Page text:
Buhari’s threat is, therefore, not helpful to INEC which has already shown its new resolve in the way it managed the 2011 general elections which were acclaimed to be generally free and fair by local and international election monitors. However, the public acclaim did not fit into Buhari’s definition of free and fair elections. This reminds me of what my lecturer used to tell us in the social relations class that “when men define situations as real, they are real in their consequences”. What he was telling us then was that in Buhari’s definition, elections are only free and fair when he and his party are the winners.If they lose, then the elections are rigged and therefore there must be a bloody revolution. This explains why his supporters took to the streets in violent protests because he openly claimed that he was robbed of his presidential victory. He accused the INEC and its staff of rigging the election in favour of Jonathan. He still claims that his electoral mandate was stolen by President Jonathan even after he went to the presidential election petitions tribunal and failed to establish his claim. He lost all the way to the Supreme Court.
But in all seriousness, can Buhari claim that he won the presidential election when he did not work hard enough for it? How many states in the South- South, South – East and South-West did he visit to campaign for votes? Did he expect to win the presidential election by confining his campaign to only the three geo-political zones in the north? These are the pertinent issues which he has refused to acknowledge. His critics insist that in view of these limitations which Buhari has deliberately tried to sweep under the carpet, it is now very clear that his threat of a bloody revolution in 2015 goes beyond the issue of free and fair elections.
According to them, it is all about who has the right to be president in 2015.There are those including Buhari, who still believe that the rulership of the country is the exclusive right of people from a particular section of Nigeria. As far as they are concerned, the emergence of Jonathan, a minority man as president in 2011, was an anathema. Even before the elections, they had vowed to make the country ungovernable if Jonathan became president. That was the actual reason behind the spontaneous violence which greeted the declaration of Jonathan as the winner of the April 14, presidential election in some states in the north. The violence, which started as political Boko Haram, has now assumed religious and criminal dimensions.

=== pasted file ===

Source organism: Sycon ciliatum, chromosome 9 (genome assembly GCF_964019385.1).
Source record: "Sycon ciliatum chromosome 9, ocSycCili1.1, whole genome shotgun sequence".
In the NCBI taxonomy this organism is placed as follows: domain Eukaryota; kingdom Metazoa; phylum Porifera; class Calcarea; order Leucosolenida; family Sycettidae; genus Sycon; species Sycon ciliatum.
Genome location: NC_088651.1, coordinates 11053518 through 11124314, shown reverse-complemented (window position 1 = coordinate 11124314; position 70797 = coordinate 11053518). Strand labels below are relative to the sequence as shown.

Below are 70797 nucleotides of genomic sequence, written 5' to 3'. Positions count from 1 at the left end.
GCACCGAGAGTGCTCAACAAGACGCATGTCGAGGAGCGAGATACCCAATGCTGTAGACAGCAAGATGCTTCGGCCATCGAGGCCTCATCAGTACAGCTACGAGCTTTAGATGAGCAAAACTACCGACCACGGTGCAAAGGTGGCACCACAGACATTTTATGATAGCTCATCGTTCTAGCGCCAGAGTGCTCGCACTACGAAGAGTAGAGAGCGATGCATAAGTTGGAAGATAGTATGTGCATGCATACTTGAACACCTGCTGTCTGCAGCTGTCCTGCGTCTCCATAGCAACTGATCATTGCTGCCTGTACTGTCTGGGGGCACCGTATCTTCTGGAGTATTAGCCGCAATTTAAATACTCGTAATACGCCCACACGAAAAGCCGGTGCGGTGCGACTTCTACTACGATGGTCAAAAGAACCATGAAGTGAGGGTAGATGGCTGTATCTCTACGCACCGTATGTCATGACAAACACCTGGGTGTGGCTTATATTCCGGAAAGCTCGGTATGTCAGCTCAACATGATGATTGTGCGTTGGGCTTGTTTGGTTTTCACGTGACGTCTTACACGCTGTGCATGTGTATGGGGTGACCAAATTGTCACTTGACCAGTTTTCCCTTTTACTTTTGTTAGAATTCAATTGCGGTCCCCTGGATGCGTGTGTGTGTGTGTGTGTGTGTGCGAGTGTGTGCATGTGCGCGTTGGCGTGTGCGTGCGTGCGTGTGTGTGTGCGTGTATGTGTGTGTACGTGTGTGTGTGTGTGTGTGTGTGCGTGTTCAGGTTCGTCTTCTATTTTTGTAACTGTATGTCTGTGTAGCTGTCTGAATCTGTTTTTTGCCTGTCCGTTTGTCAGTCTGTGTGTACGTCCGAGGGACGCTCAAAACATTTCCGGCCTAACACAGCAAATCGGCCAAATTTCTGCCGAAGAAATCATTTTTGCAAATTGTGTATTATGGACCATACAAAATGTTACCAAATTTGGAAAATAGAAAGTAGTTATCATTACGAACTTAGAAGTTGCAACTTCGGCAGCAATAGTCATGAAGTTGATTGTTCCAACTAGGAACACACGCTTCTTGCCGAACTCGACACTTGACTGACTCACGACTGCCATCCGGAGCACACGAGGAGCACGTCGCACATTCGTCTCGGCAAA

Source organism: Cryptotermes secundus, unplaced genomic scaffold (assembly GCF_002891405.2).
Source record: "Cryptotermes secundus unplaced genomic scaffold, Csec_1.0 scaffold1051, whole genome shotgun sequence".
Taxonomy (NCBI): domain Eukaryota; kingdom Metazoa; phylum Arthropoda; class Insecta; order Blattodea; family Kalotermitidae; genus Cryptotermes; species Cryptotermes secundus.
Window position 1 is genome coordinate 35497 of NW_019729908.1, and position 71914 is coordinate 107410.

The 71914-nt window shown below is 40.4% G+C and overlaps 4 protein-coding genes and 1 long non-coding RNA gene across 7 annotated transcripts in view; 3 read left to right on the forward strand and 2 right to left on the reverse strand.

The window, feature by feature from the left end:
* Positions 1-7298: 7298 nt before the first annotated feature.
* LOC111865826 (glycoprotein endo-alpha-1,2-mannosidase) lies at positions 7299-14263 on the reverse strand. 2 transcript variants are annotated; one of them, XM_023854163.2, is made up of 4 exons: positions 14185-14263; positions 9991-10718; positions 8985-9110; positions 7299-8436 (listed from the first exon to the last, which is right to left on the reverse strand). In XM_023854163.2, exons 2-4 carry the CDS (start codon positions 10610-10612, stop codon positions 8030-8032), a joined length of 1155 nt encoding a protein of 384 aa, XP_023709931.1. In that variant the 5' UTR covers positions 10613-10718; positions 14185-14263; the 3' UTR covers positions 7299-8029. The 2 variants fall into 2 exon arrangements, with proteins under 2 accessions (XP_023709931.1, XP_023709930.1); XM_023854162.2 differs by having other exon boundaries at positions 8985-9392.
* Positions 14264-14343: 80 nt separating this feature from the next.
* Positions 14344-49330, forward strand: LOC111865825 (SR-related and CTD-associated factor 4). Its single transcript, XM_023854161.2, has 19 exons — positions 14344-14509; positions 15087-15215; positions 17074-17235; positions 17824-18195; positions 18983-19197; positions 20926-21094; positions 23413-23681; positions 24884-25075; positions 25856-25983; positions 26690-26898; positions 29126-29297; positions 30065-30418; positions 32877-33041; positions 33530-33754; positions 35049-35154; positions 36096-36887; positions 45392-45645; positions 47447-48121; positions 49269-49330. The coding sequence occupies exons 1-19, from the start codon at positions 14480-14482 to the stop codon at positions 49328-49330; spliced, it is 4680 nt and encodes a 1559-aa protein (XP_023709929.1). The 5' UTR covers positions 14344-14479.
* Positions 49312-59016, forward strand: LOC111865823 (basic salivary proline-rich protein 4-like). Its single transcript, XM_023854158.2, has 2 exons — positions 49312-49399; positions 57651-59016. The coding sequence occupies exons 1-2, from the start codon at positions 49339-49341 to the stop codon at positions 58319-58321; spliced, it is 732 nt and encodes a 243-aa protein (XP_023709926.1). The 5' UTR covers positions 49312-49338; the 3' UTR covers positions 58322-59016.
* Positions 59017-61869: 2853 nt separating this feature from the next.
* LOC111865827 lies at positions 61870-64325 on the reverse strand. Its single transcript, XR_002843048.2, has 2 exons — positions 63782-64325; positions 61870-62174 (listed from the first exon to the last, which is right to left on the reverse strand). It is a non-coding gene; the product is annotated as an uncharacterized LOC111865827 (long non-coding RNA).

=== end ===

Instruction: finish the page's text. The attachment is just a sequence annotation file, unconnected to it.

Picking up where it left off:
To Buhari and those who think like him, it would be unthinkable for Jonathan to continue as president beyond 2015. As far as they are concerned, it would be a bitter pill too difficult to swallow if Jonathan wins again even in a free and fair contest that is manifestly transparent. This was the same mentality that pushed Ibrahim Babangida, former military president, to annul the result of a free and fair presidential election in 1993 which Chief Moshood Abiola, a Yorubaman, won convincingly. The consequences of that mindless act are still fresh in our minds today. Worried by the portent of violence in 2015 , many Nigerians have continued to ask repeatedly: Is Nigeria our Nigeria or their Nigeria? The answer to that question, many argue, can only be provided at a national conference.